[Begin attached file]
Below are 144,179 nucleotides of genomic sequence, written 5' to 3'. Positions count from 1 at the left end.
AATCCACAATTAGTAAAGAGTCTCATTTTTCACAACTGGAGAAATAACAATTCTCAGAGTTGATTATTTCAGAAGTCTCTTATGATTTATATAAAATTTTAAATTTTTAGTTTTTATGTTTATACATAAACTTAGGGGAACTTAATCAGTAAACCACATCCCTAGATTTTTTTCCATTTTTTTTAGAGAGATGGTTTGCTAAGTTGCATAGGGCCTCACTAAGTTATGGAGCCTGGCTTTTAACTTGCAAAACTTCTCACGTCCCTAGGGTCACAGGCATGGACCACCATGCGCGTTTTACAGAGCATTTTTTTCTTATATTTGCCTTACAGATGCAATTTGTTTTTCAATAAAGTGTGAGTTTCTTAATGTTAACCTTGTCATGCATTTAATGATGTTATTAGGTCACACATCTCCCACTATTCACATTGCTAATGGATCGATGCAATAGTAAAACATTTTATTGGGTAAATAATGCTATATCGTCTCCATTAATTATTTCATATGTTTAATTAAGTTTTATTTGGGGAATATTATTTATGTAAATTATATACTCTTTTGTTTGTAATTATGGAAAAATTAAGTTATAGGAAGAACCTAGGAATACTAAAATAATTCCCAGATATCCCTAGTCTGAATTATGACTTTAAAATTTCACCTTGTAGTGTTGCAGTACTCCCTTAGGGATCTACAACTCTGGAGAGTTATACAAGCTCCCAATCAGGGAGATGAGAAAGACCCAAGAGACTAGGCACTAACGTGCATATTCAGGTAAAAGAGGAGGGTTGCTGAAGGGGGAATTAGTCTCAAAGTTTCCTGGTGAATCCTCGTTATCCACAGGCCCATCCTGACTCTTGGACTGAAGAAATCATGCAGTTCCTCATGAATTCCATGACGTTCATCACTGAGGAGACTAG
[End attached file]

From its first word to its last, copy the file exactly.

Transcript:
Below are 144,179 nucleotides of genomic sequence, written 5' to 3'. Positions count from 1 at the left end.
AATCCACAATTAGTAAAGAGTCTCATTTTTCACAACTGGAGAAATAACAATTCTCAGAGTTGATTATTTCAGAAGTCTCTTATGATTTATATAAAATTTTAAATTTTTAGTTTTTATGTTTATACATAAACTTAGGGGAACTTAATCAGTAAACCACATCCCTAGATTTTTTTCCATTTTTTTTAGAGAGATGGTTTGCTAAGTTGCATAGGGCCTCACTAAGTTATGGAGCCTGGCTTTTAACTTGCAAAACTTCTCACGTCCCTAGGGTCACAGGCATGGACCACCATGCGCGTTTTACAGAGCATTTTTTTCTTATATTTGCCTTACAGATGCAATTTGTTTTTCAATAAAGTGTGAGTTTCTTAATGTTAACCTTGTCATGCATTTAATGATGTTATTAGGTCACACATCTCCCACTATTCACATTGCTAATGGATCGATGCAATAGTAAAACATTTTATTGGGTAAATAATGCTATATCGTCTCCATTAATTATTTCATATGTTTAATTAAGTTTTATTTGGGGAATATTATTTATGTAAATTATATACTCTTTTGTTTGTAATTATGGAAAAATTAAGTTATAGGAAGAACCTAGGAATACTAAAATAATTCCCAGATATCCCTAGTCTGAATTATGACTTTAAAATTTCACCTTGTAGTGTTGCAGTACTCCCTTAGGGATCTACAACTCTGGAGAGTTATACAAGCTCCCAATCAGGGAGATGAGAAAGACCCAAGAGACTAGGCACTAACGTGCATATTCAGGTAAAAGAGGAGGGTTGCTGAAGGGGGAATTAGTCTCAAAGTTTCCTGGTGAATCCTCGTTATCCACAGGCCCATCCTGACTCTTGGACTGAAGAAATCATGCAGTTCCTCATGAATTCCATGACGTTCATCACTGAGGAGACTAG